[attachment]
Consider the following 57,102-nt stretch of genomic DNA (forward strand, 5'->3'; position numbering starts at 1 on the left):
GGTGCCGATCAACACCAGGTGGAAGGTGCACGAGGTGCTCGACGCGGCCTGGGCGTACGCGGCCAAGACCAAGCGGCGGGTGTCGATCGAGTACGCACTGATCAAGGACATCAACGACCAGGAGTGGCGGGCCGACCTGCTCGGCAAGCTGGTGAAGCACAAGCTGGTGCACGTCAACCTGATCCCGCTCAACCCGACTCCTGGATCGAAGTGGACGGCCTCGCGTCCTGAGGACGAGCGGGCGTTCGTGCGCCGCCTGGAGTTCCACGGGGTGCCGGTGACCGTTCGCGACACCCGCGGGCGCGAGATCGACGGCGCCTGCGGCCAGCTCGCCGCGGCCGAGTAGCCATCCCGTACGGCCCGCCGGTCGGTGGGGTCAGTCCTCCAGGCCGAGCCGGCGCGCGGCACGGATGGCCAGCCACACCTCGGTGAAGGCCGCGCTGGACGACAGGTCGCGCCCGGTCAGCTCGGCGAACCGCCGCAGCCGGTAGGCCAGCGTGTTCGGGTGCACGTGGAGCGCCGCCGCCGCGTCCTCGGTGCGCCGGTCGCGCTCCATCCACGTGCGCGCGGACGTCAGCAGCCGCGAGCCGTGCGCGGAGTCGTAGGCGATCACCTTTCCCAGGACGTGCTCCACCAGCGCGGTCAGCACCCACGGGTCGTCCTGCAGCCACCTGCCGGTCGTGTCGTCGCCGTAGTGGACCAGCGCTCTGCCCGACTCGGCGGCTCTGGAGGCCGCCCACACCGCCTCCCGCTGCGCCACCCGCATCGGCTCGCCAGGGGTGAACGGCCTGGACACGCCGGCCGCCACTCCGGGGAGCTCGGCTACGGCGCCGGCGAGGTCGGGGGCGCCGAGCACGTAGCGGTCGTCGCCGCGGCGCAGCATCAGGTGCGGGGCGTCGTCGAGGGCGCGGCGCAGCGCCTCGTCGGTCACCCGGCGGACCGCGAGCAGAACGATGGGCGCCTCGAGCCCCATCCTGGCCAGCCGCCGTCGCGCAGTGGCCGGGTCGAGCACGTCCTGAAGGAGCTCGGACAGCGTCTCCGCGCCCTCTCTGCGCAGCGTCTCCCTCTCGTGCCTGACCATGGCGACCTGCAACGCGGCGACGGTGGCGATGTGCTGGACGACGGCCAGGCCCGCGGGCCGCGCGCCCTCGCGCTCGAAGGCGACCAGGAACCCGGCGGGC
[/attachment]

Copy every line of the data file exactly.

Consider the following 57,102-nt stretch of genomic DNA (forward strand, 5'->3'; position numbering starts at 1 on the left):
GGTGCCGATCAACACCAGGTGGAAGGTGCACGAGGTGCTCGACGCGGCCTGGGCGTACGCGGCCAAGACCAAGCGGCGGGTGTCGATCGAGTACGCACTGATCAAGGACATCAACGACCAGGAGTGGCGGGCCGACCTGCTCGGCAAGCTGGTGAAGCACAAGCTGGTGCACGTCAACCTGATCCCGCTCAACCCGACTCCTGGATCGAAGTGGACGGCCTCGCGTCCTGAGGACGAGCGGGCGTTCGTGCGCCGCCTGGAGTTCCACGGGGTGCCGGTGACCGTTCGCGACACCCGCGGGCGCGAGATCGACGGCGCCTGCGGCCAGCTCGCCGCGGCCGAGTAGCCATCCCGTACGGCCCGCCGGTCGGTGGGGTCAGTCCTCCAGGCCGAGCCGGCGCGCGGCACGGATGGCCAGCCACACCTCGGTGAAGGCCGCGCTGGACGACAGGTCGCGCCCGGTCAGCTCGGCGAACCGCCGCAGCCGGTAGGCCAGCGTGTTCGGGTGCACGTGGAGCGCCGCCGCCGCGTCCTCGGTGCGCCGGTCGCGCTCCATCCACGTGCGCGCGGACGTCAGCAGCCGCGAGCCGTGCGCGGAGTCGTAGGCGATCACCTTTCCCAGGACGTGCTCCACCAGCGCGGTCAGCACCCACGGGTCGTCCTGCAGCCACCTGCCGGTCGTGTCGTCGCCGTAGTGGACCAGCGCTCTGCCCGACTCGGCGGCTCTGGAGGCCGCCCACACCGCCTCCCGCTGCGCCACCCGCATCGGCTCGCCAGGGGTGAACGGCCTGGACACGCCGGCCGCCACTCCGGGGAGCTCGGCTACGGCGCCGGCGAGGTCGGGGGCGCCGAGCACGTAGCGGTCGTCGCCGCGGCGCAGCATCAGGTGCGGGGCGTCGTCGAGGGCGCGGCGCAGCGCCTCGTCGGTCACCCGGCGGACCGCGAGCAGAACGATGGGCGCCTCGAGCCCCATCCTGGCCAGCCGCCGTCGCGCAGTGGCCGGGTCGAGCACGTCCTGAAGGAGCTCGGACAGCGTCTCCGCGCCCTCTCTGCGCAGCGTCTCCCTCTCGTGCCTGACCATGGCGACCTGCAACGCGGCGACGGTGGCGATGTGCTGGACGACGGCCAGGCCCGCGGGCCGCGCGCCCTCGCGCTCGAAGGCGACCAGGAACCCGGCGGGC